The calculations for the new Job Support Scheme are not easy to grasp.
In order to support viable jobs, employees must be working at least 33% of their usual hours. The level of grant will be calculated based on the employee’s usual salary, capped at £697.92 per month.
For the hours the employee doesn’t work, the government and the employer will each pay one-third of their equivalent salary. The amount the government will end up paying is calculated on a sliding scale.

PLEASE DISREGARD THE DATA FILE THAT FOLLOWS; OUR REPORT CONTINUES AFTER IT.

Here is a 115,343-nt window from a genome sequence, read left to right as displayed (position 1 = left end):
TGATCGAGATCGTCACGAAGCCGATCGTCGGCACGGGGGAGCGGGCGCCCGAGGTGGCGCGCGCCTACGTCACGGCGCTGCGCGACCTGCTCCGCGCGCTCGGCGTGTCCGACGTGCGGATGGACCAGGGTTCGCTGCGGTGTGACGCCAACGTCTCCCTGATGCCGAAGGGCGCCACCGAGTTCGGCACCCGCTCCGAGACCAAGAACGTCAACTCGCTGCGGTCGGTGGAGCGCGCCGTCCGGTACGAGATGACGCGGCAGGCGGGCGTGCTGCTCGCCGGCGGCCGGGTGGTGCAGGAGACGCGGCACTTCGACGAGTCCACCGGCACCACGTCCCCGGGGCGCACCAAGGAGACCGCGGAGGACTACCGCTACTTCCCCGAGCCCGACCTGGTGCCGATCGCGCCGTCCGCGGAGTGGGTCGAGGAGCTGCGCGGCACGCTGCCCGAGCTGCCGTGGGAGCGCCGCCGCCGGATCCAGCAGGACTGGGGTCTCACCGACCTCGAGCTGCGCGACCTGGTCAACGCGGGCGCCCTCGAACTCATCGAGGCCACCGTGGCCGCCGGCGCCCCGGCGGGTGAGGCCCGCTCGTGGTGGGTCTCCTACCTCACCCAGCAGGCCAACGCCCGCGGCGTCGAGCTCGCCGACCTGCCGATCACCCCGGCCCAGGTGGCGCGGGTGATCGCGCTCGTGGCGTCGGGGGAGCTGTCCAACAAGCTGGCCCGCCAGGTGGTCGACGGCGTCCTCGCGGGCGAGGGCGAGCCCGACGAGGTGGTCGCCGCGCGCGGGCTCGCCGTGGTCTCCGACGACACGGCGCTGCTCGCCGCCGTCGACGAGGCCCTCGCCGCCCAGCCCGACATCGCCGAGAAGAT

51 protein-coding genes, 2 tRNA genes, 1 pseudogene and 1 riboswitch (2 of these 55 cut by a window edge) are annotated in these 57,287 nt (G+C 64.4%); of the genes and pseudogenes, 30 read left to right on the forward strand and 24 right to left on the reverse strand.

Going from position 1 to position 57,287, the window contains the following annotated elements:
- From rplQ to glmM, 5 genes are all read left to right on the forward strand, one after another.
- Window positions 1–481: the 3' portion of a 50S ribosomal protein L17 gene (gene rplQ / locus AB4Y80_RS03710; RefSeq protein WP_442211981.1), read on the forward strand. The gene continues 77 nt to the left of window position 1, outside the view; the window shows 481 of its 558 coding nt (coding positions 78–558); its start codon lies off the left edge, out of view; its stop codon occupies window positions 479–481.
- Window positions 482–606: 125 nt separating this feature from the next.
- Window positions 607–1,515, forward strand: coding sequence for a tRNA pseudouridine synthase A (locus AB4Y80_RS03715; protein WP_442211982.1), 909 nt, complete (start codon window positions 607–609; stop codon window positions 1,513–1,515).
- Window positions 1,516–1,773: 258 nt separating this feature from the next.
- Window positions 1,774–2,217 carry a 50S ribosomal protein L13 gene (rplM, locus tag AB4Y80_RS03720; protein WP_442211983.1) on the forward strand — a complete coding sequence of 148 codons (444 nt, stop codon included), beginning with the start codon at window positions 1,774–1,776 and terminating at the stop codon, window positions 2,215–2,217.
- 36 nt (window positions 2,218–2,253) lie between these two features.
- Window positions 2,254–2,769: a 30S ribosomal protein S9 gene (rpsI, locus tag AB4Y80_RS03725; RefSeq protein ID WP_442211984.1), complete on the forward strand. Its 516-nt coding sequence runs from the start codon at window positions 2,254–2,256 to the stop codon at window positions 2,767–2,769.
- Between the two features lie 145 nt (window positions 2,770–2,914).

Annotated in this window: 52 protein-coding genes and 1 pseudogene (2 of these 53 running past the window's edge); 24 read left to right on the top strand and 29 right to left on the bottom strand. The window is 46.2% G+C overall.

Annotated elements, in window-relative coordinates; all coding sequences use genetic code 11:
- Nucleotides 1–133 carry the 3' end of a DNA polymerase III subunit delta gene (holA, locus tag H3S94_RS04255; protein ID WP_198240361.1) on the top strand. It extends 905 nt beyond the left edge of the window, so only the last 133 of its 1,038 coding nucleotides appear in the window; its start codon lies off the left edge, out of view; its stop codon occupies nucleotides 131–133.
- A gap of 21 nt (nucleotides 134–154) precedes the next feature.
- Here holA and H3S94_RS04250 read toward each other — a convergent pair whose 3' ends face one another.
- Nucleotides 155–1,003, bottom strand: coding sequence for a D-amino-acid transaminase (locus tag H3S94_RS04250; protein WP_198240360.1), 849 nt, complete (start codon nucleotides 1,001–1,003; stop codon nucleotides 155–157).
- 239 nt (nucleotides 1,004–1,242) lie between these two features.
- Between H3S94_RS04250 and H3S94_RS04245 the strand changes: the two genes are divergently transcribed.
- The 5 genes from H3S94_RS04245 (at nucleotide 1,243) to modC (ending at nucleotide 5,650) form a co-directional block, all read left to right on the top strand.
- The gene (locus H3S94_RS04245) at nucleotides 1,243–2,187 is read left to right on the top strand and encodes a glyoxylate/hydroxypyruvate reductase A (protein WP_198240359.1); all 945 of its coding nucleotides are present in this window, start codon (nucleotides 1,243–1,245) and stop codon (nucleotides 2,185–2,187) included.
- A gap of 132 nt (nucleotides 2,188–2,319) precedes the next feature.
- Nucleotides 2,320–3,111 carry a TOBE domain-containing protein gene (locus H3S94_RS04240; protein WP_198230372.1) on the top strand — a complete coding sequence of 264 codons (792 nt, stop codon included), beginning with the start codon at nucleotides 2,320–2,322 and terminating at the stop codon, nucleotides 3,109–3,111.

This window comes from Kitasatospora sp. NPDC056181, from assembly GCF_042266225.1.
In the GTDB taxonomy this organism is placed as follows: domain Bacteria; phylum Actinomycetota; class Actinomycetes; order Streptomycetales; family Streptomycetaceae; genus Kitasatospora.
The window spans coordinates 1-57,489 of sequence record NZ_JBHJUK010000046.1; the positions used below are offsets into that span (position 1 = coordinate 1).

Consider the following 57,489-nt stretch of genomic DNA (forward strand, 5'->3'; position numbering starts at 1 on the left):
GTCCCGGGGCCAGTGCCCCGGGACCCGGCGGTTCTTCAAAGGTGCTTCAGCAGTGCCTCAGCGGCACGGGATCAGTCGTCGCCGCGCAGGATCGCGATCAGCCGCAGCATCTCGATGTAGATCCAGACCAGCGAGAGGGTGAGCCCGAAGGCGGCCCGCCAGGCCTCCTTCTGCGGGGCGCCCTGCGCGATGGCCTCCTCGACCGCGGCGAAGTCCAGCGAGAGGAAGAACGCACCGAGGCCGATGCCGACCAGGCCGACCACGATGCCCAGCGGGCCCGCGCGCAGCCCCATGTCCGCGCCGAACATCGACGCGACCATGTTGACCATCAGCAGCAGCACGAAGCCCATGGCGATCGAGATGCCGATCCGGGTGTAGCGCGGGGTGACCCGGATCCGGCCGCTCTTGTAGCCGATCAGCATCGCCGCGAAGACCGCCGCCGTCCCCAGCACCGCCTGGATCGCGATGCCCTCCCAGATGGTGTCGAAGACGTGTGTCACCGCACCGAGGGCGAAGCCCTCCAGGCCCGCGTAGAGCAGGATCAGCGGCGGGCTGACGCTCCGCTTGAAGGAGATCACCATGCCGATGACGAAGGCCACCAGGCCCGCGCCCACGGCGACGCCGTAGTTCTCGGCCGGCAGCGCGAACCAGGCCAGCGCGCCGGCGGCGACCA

|Hours employee worked
|Hours employee hasn’t worked
|Employee earnings (% of normal)
|Government grant (% of normal wages)
|Employer cost (% of normal wages)
For example, if someone works a third of their standard hours, the government’s contribution would be two-ninths – or approximately 22%.
The employer would pay the first third, like normal, and another two-ninths on top (a third of the hours not worked by the employee). The employee would get nearly 78% of their salary.
The 22% government contribution is a maximum. For someone working 50% of their hours, the government contribution is 17%.